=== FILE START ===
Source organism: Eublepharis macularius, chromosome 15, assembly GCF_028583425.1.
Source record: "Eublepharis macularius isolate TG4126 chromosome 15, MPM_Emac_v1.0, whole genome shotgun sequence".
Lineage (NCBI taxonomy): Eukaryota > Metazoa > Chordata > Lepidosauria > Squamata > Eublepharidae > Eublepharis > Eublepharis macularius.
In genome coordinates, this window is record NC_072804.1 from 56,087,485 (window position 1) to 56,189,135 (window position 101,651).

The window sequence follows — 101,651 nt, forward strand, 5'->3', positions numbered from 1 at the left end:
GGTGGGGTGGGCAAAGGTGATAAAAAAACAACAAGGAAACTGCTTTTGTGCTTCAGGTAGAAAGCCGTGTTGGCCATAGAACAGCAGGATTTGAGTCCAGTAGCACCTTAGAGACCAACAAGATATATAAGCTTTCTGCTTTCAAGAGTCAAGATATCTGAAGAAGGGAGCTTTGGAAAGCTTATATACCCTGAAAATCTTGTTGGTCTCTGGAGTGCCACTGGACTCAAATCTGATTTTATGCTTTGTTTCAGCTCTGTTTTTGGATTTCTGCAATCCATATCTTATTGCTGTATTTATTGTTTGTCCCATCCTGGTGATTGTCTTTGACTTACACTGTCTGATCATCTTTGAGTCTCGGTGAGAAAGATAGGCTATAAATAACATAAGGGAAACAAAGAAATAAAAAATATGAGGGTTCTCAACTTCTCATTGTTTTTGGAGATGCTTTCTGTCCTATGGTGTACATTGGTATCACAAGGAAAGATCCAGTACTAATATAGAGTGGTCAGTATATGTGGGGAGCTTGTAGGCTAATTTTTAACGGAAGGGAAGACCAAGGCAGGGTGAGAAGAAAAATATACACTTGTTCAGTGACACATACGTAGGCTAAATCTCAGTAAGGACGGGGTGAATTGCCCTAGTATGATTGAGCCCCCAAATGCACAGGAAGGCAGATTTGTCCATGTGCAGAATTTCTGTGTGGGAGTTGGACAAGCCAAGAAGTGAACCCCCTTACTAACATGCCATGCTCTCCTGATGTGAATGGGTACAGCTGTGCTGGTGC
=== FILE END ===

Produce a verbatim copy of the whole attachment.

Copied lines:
Source organism: Eublepharis macularius, chromosome 15, assembly GCF_028583425.1.
Source record: "Eublepharis macularius isolate TG4126 chromosome 15, MPM_Emac_v1.0, whole genome shotgun sequence".
Lineage (NCBI taxonomy): Eukaryota > Metazoa > Chordata > Lepidosauria > Squamata > Eublepharidae > Eublepharis > Eublepharis macularius.
In genome coordinates, this window is record NC_072804.1 from 56,087,485 (window position 1) to 56,189,135 (window position 101,651).

The window sequence follows — 101,651 nt, forward strand, 5'->3', positions numbered from 1 at the left end:
GGTGGGGTGGGCAAAGGTGATAAAAAAACAACAAGGAAACTGCTTTTGTGCTTCAGGTAGAAAGCCGTGTTGGCCATAGAACAGCAGGATTTGAGTCCAGTAGCACCTTAGAGACCAACAAGATATATAAGCTTTCTGCTTTCAAGAGTCAAGATATCTGAAGAAGGGAGCTTTGGAAAGCTTATATACCCTGAAAATCTTGTTGGTCTCTGGAGTGCCACTGGACTCAAATCTGATTTTATGCTTTGTTTCAGCTCTGTTTTTGGATTTCTGCAATCCATATCTTATTGCTGTATTTATTGTTTGTCCCATCCTGGTGATTGTCTTTGACTTACACTGTCTGATCATCTTTGAGTCTCGGTGAGAAAGATAGGCTATAAATAACATAAGGGAAACAAAGAAATAAAAAATATGAGGGTTCTCAACTTCTCATTGTTTTTGGAGATGCTTTCTGTCCTATGGTGTACATTGGTATCACAAGGAAAGATCCAGTACTAATATAGAGTGGTCAGTATATGTGGGGAGCTTGTAGGCTAATTTTTAACGGAAGGGAAGACCAAGGCAGGGTGAGAAGAAAAATATACACTTGTTCAGTGACACATACGTAGGCTAAATCTCAGTAAGGACGGGGTGAATTGCCCTAGTATGATTGAGCCCCCAAATGCACAGGAAGGCAGATTTGTCCATGTGCAGAATTTCTGTGTGGGAGTTGGACAAGCCAAGAAGTGAACCCCCTTACTAACATGCCATGCTCTCCTGATGTGAATGGGTACAGCTGTGCTGGTGC